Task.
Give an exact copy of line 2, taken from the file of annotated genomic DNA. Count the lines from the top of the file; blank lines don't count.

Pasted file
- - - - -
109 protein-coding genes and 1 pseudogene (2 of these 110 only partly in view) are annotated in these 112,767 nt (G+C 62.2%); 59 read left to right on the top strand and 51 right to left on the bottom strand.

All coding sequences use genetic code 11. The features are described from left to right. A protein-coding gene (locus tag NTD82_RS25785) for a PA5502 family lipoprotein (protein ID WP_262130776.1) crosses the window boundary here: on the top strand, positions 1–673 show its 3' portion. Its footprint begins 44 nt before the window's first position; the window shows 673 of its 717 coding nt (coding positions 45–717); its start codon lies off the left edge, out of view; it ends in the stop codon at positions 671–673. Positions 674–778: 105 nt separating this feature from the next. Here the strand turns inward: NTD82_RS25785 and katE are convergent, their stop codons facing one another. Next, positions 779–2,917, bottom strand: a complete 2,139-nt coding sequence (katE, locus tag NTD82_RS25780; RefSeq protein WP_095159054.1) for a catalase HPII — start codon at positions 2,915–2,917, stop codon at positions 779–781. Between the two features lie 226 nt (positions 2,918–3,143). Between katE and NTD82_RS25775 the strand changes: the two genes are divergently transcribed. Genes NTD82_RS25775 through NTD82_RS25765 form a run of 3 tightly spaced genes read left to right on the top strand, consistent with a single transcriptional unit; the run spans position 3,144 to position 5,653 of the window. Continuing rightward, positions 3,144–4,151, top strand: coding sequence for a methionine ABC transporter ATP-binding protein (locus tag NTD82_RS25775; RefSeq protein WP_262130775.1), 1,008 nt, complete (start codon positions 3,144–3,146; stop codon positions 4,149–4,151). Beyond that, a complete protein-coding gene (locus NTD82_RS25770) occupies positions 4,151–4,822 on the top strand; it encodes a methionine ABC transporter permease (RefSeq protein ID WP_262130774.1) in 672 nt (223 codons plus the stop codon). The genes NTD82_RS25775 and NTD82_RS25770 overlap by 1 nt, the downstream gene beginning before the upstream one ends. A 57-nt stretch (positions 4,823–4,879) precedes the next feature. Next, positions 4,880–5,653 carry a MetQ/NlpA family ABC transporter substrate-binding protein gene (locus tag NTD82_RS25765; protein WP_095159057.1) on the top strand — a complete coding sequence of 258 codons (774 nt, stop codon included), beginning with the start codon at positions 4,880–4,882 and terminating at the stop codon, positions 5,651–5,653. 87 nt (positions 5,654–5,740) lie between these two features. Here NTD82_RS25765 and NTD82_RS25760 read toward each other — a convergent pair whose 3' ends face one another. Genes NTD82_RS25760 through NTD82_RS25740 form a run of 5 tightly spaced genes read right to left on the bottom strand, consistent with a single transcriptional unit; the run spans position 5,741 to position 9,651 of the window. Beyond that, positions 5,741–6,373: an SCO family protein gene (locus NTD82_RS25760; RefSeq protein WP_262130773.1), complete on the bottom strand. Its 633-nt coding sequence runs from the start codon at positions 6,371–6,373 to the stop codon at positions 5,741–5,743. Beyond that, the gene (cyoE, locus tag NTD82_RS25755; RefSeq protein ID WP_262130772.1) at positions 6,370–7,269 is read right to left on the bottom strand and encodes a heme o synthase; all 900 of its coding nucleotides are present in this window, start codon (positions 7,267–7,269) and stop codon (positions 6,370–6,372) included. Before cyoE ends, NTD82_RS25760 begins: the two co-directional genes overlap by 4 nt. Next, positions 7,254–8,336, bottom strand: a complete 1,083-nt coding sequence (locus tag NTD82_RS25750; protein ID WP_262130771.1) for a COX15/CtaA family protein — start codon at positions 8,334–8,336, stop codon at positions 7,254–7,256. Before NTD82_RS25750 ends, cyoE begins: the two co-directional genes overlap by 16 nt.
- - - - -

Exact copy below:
All coding sequences use genetic code 11. The features are described from left to right. A protein-coding gene (locus tag NTD82_RS25785) for a PA5502 family lipoprotein (protein ID WP_262130776.1) crosses the window boundary here: on the top strand, positions 1–673 show its 3' portion. Its footprint begins 44 nt before the window's first position; the window shows 673 of its 717 coding nt (coding positions 45–717); its start codon lies off the left edge, out of view; it ends in the stop codon at positions 671–673. Positions 674–778: 105 nt separating this feature from the next. Here the strand turns inward: NTD82_RS25785 and katE are convergent, their stop codons facing one another. Next, positions 779–2,917, bottom strand: a complete 2,139-nt coding sequence (katE, locus tag NTD82_RS25780; RefSeq protein WP_095159054.1) for a catalase HPII — start codon at positions 2,915–2,917, stop codon at positions 779–781. Between the two features lie 226 nt (positions 2,918–3,143). Between katE and NTD82_RS25775 the strand changes: the two genes are divergently transcribed. Genes NTD82_RS25775 through NTD82_RS25765 form a run of 3 tightly spaced genes read left to right on the top strand, consistent with a single transcriptional unit; the run spans position 3,144 to position 5,653 of the window. Continuing rightward, positions 3,144–4,151, top strand: coding sequence for a methionine ABC transporter ATP-binding protein (locus tag NTD82_RS25775; RefSeq protein WP_262130775.1), 1,008 nt, complete (start codon positions 3,144–3,146; stop codon positions 4,149–4,151). Beyond that, a complete protein-coding gene (locus NTD82_RS25770) occupies positions 4,151–4,822 on the top strand; it encodes a methionine ABC transporter permease (RefSeq protein ID WP_262130774.1) in 672 nt (223 codons plus the stop codon). The genes NTD82_RS25775 and NTD82_RS25770 overlap by 1 nt, the downstream gene beginning before the upstream one ends. A 57-nt stretch (positions 4,823–4,879) precedes the next feature. Next, positions 4,880–5,653 carry a MetQ/NlpA family ABC transporter substrate-binding protein gene (locus tag NTD82_RS25765; protein WP_095159057.1) on the top strand — a complete coding sequence of 258 codons (774 nt, stop codon included), beginning with the start codon at positions 4,880–4,882 and terminating at the stop codon, positions 5,651–5,653. 87 nt (positions 5,654–5,740) lie between these two features. Here NTD82_RS25765 and NTD82_RS25760 read toward each other — a convergent pair whose 3' ends face one another. Genes NTD82_RS25760 through NTD82_RS25740 form a run of 5 tightly spaced genes read right to left on the bottom strand, consistent with a single transcriptional unit; the run spans position 5,741 to position 9,651 of the window. Beyond that, positions 5,741–6,373: an SCO family protein gene (locus NTD82_RS25760; RefSeq protein WP_262130773.1), complete on the bottom strand. Its 633-nt coding sequence runs from the start codon at positions 6,371–6,373 to the stop codon at positions 5,741–5,743. Beyond that, the gene (cyoE, locus tag NTD82_RS25755; RefSeq protein ID WP_262130772.1) at positions 6,370–7,269 is read right to left on the bottom strand and encodes a heme o synthase; all 900 of its coding nucleotides are present in this window, start codon (positions 7,267–7,269) and stop codon (positions 6,370–6,372) included. Before cyoE ends, NTD82_RS25760 begins: the two co-directional genes overlap by 4 nt. Next, positions 7,254–8,336, bottom strand: a complete 1,083-nt coding sequence (locus tag NTD82_RS25750; protein ID WP_262130771.1) for a COX15/CtaA family protein — start codon at positions 8,334–8,336, stop codon at positions 7,254–7,256. Before NTD82_RS25750 ends, cyoE begins: the two co-directional genes overlap by 16 nt.